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We can always find a millionaire to shovel all the coal.
-- Tom Waits, "Clap Hands"

OK, I'm starting to get angry. It seems like everybody is saying this is the weakest economic recovery ever.

Case in point: Alan Abelson of

Barron's

points out that economist Paul Kasriel wrote a critical article on Larry Kudlow's piece last week in

The Wall Street Journal

. Kudlow was citing the evidence that the economy is doing great. Among Kudlow's evidence was the following:

  • after-tax corporate profits are up 19.5%

  • inflation-adjusted consumer spending is up 3.6%

  • capital-goods investment by businesses is up 13.9%

And so on.

According to Abelson, Kasriel points out that the jobless rate has showed a much slower decline than the usual average postwar recovery. The average recovery decline in the jobless rate is 19.8%, notes Kasriel, as opposed to this recovery's 2.4%. Kasriel also says that the average postwar expansion rate in GDP has been 5%, as opposed to the 3.4% expansion in this recovery pointed out by Kudlow.

Apples and Oranges

Well, Kasriel is right. But I'm afraid he would get an F in Economics 101 for his analysis. Why can't he mention other things that make this recovery different from every other recovery?

Unemployment is one example. Yes, it's a shame that the unemployment rate can't match the 19.8% decline of other recoveries. But let's look at the full picture, something Kasriel and Abelson should have mentioned in their articles. This was the shallowest recession ever in terms of the effect on unemployment.

For instance, in this recession, the unemployment rate peaked around 6.3% about 18 months after the recession ended. (The unemployment rate always peaks in the year or so after a recession ends, as opposed to when a recession is going on.) Since then it's down to 5.4%, a decline of 8.5%. However, the increase to a 6.3% unemployment rate was the smallest of many recoveries we've had in the past several decades.

For instance, in the 1991 recession, unemployment peaked at 7.8% in June 1992. That was a full 14 months after the recession of 1991 ended. In the double-dip recession of 1982, unemployment peaked at 10.8%. In the recession from 1973-75, unemployment peaked at 9%. For the recession of 1969-70, the unemployment rate didn't peak for a full two years, finally topping out at 5.9%.

Going back further, the recession of April 1960-February 1961 had the unemployment rate peak at 7.1% in May 1961. And on and on. (The unemployment rate still hasn't come down from the pre-recession low before the recession of 1953. I guess the economy has been horrible ever since.)

Every postwar recovery recession had a higher peak, or trough to peak, than the recession we just experienced. Sure, it's easy to pull out some facts and say that this is the weakest recovery ever. But saying that is just plain wrong and skews the statistics inappropriately.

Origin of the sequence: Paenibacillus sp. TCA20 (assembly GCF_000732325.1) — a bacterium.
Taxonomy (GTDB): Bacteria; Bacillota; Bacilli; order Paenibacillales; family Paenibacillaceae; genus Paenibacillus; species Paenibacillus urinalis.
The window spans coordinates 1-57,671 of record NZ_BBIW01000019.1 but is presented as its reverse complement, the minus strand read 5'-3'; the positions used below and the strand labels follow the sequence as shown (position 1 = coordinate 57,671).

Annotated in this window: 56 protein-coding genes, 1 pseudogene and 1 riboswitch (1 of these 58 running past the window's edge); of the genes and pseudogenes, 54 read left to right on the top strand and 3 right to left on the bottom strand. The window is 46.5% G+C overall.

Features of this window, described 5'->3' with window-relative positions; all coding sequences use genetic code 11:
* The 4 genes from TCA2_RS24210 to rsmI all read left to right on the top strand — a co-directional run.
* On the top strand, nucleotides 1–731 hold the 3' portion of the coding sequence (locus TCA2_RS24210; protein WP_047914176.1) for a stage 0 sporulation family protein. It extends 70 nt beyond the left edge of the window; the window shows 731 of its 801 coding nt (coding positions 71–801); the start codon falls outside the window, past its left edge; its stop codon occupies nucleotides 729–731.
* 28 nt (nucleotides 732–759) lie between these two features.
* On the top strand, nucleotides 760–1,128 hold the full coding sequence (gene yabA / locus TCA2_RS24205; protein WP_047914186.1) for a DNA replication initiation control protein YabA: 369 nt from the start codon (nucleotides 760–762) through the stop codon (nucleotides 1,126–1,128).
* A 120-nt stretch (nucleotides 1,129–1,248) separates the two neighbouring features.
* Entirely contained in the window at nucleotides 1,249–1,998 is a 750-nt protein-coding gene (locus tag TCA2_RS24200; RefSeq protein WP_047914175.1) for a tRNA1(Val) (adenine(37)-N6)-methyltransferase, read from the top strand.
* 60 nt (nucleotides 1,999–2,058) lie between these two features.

Also, this recession was one of the weakest in terms of its effect on consumer spending. Looking at personal consumption expenditures of durable goods in real dollars, this was the shallowest recession ever. During this recession there was no quarterly dip at all in that statistic except for a tiny dip of less than 0.2% between the first quarter and second quarter of 2001.

In the recession of the early 1990s, that number went down for four straight quarters before recovering. In the recession of the early 1980s, the statistic dropped by over 15% before bouncing back up. The recession of the mid-1970s also saw a 15% decline in real consumer spending on durables.

If you drop a tennis ball from the 10th floor, it might bounce to the second floor. If you drop it from the first floor, it won't bounce as high.

So when you're looking at whether a recovery is "the weakest ever" by comparing it with the recovery after other recessions, it's very helpful -- and necessary -- to use the beginning of the recession as your starting point, and not the end. Otherwise, the statistics are meaningless, the point is moot and everyone gets depressed listening to you.

James Altucher is a managing partner at Formula Capital, an alternative asset management firm that runs several quantitative-based hedge funds as well as a fund of hedge funds. He is also the author of

Trade Like a Hedge Fund

. At the time of publication, Altucher had no positions in any of the stocks mentioned in this column, although positions may change at any time. Under no circumstances does the information in this column represent a recommendation to buy or sell stocks. Altucher appreciates your feedback and invites you to send it to

james.altucher@thestreet.com.

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